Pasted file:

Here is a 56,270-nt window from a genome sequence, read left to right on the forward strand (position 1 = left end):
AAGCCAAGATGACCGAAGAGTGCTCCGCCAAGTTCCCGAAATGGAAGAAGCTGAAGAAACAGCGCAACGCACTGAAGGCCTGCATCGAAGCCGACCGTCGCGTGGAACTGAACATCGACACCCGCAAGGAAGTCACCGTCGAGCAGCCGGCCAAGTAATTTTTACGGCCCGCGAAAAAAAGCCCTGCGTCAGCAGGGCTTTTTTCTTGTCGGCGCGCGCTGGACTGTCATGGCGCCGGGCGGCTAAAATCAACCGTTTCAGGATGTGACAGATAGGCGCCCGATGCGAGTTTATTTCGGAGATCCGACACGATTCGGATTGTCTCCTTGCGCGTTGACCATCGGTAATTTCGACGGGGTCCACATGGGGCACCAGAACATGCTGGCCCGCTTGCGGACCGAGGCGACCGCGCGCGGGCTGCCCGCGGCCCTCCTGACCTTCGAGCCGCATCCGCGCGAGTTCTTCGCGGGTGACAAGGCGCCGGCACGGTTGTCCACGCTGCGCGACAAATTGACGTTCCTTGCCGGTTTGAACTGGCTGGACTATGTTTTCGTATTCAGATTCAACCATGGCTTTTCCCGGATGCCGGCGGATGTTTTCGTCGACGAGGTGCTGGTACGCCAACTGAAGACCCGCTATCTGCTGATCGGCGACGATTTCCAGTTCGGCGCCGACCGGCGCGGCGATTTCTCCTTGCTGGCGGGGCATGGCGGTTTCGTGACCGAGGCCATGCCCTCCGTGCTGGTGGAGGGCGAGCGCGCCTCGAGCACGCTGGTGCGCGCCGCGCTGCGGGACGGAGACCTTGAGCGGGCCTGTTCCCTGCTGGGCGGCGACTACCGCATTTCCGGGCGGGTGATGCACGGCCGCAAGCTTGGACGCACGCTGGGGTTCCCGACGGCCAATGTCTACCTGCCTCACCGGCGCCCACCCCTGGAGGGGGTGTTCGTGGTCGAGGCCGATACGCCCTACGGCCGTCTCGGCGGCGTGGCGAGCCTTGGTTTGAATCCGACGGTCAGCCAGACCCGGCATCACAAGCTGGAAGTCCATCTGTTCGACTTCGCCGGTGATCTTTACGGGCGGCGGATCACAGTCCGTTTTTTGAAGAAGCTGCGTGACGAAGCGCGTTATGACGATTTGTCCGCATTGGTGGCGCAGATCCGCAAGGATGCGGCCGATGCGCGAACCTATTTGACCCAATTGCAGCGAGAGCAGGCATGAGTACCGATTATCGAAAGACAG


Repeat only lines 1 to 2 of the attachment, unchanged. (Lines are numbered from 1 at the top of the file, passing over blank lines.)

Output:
Here is a 56,270-nt window from a genome sequence, read left to right on the forward strand (position 1 = left end):
AAGCCAAGATGACCGAAGAGTGCTCCGCCAAGTTCCCGAAATGGAAGAAGCTGAAGAAACAGCGCAACGCACTGAAGGCCTGCATCGAAGCCGACCGTCGCGTGGAACTGAACATCGACACCCGCAAGGAAGTCACCGTCGAGCAGCCGGCCAAGTAATTTTTACGGCCCGCGAAAAAAAGCCCTGCGTCAGCAGGGCTTTTTTCTTGTCGGCGCGCGCTGGACTGTCATGGCGCCGGGCGGCTAAAATCAACCGTTTCAGGATGTGACAGATAGGCGCCCGATGCGAGTTTATTTCGGAGATCCGACACGATTCGGATTGTCTCCTTGCGCGTTGACCATCGGTAATTTCGACGGGGTCCACATGGGGCACCAGAACATGCTGGCCCGCTTGCGGACCGAGGCGACCGCGCGCGGGCTGCCCGCGGCCCTCCTGACCTTCGAGCCGCATCCGCGCGAGTTCTTCGCGGGTGACAAGGCGCCGGCACGGTTGTCCACGCTGCGCGACAAATTGACGTTCCTTGCCGGTTTGAACTGGCTGGACTATGTTTTCGTATTCAGATTCAACCATGGCTTTTCCCGGATGCCGGCGGATGTTTTCGTCGACGAGGTGCTGGTACGCCAACTGAAGACCCGCTATCTGCTGATCGGCGACGATTTCCAGTTCGGCGCCGACCGGCGCGGCGATTTCTCCTTGCTGGCGGGGCATGGCGGTTTCGTGACCGAGGCCATGCCCTCCGTGCTGGTGGAGGGCGAGCGCGCCTCGAGCACGCTGGTGCGCGCCGCGCTGCGGGACGGAGACCTTGAGCGGGCCTGTTCCCTGCTGGGCGGCGACTACCGCATTTCCGGGCGGGTGATGCACGGCCGCAAGCTTGGACGCACGCTGGGGTTCCCGACGGCCAATGTCTACCTGCCTCACCGGCGCCCACCCCTGGAGGGGGTGTTCGTGGTCGAGGCCGATACGCCCTACGGCCGTCTCGGCGGCGTGGCGAGCCTTGGTTTGAATCCGACGGTCAGCCAGACCCGGCATCACAAGCTGGAAGTCCATCTGTTCGACTTCGCCGGTGATCTTTACGGGCGGCGGATCACAGTCCGTTTTTTGAAGAAGCTGCGTGACGAAGCGCGTTATGACGATTTGTCCGCATTGGTGGCGCAGATCCGCAAGGATGCGGCCGATGCGCGAACCTATTTGACCCAATTGCAGCGAGAGCAGGCATGAGTACCGATTATCGAAAGACAG